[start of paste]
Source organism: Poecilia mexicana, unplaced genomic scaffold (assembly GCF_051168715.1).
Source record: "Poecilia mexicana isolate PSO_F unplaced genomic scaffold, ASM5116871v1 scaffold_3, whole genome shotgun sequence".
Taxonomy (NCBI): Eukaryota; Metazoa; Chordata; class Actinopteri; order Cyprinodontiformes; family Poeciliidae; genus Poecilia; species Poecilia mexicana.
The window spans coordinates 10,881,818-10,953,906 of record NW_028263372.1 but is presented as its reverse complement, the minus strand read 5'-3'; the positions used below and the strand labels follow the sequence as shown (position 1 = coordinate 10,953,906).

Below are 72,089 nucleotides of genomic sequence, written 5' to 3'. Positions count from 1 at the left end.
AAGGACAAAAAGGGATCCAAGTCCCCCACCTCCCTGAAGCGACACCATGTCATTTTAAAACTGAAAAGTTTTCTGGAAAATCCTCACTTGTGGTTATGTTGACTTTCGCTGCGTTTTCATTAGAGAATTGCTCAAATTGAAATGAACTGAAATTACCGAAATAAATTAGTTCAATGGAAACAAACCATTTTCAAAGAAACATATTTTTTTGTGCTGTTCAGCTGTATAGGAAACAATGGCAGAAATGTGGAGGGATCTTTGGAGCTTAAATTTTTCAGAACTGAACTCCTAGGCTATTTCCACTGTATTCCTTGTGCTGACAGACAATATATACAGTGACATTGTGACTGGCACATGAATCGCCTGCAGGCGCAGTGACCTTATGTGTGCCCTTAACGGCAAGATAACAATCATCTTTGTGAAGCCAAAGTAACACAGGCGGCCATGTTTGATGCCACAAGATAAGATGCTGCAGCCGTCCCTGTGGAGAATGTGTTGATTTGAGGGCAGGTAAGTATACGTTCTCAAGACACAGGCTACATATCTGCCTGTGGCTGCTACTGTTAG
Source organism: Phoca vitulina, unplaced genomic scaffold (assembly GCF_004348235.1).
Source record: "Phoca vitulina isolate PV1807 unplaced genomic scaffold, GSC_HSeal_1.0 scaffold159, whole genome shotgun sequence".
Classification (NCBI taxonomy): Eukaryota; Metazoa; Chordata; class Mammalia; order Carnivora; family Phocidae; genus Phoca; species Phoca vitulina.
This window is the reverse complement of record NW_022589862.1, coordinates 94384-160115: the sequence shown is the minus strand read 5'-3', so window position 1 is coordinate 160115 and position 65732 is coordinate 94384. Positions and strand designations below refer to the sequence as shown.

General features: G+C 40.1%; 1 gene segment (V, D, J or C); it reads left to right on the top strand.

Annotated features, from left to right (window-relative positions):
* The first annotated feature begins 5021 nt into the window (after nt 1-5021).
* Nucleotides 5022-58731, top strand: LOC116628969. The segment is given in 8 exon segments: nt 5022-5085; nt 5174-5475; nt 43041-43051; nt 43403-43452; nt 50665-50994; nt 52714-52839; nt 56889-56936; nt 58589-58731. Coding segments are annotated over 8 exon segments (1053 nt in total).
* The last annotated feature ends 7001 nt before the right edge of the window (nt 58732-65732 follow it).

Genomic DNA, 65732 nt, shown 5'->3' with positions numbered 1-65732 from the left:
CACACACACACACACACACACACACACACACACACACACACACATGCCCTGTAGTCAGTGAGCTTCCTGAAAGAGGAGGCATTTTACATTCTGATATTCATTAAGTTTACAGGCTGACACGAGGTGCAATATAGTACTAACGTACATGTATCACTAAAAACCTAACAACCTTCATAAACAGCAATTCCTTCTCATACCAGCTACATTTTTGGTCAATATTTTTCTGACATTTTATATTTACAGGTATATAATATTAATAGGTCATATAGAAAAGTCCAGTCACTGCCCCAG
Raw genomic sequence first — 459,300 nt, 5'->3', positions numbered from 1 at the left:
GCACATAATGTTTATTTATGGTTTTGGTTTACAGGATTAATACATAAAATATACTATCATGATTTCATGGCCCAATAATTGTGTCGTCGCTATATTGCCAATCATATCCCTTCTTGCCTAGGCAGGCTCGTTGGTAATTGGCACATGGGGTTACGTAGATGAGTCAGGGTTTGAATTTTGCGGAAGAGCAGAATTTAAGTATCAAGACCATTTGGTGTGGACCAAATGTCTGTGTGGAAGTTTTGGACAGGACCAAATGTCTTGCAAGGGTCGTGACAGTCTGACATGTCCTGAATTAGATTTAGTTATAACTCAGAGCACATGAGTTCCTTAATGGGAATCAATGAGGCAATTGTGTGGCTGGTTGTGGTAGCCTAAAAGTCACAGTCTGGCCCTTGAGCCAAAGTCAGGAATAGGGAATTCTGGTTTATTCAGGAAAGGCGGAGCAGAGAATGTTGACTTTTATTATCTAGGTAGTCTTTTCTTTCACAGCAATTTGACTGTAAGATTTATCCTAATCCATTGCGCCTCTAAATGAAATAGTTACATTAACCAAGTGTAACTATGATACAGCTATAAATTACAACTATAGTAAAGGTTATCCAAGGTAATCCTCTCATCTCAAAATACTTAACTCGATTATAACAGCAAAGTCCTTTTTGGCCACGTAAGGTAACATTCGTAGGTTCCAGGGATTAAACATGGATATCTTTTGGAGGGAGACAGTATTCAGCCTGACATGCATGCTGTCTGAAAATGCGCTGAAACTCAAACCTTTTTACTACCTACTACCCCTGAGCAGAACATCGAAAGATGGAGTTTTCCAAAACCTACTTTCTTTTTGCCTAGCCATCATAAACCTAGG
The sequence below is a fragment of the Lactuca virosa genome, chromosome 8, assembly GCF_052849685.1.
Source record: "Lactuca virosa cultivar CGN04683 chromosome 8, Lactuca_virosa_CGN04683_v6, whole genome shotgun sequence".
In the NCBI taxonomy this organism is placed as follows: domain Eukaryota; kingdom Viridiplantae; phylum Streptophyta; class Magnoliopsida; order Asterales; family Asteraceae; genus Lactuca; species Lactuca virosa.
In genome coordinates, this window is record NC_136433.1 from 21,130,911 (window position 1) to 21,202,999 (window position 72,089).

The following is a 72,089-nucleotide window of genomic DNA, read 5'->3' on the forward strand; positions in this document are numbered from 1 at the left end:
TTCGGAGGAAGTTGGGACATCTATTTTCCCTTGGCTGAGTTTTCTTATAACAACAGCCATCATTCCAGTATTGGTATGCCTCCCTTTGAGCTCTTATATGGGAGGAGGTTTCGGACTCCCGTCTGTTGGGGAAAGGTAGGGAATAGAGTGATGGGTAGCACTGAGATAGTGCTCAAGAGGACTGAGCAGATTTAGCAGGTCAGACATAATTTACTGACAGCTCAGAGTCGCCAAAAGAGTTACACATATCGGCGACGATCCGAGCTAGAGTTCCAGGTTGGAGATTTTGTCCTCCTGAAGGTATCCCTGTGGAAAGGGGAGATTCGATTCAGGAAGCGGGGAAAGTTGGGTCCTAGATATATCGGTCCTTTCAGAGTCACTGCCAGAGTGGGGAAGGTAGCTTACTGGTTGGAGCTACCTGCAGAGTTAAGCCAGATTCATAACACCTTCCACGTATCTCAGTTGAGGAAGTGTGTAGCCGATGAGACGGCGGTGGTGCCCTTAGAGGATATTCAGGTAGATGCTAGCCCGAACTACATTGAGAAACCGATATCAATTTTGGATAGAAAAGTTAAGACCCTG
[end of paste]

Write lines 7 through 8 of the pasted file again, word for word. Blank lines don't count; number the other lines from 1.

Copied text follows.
Source organism: Phoca vitulina, unplaced genomic scaffold (assembly GCF_004348235.1).
Source record: "Phoca vitulina isolate PV1807 unplaced genomic scaffold, GSC_HSeal_1.0 scaffold159, whole genome shotgun sequence".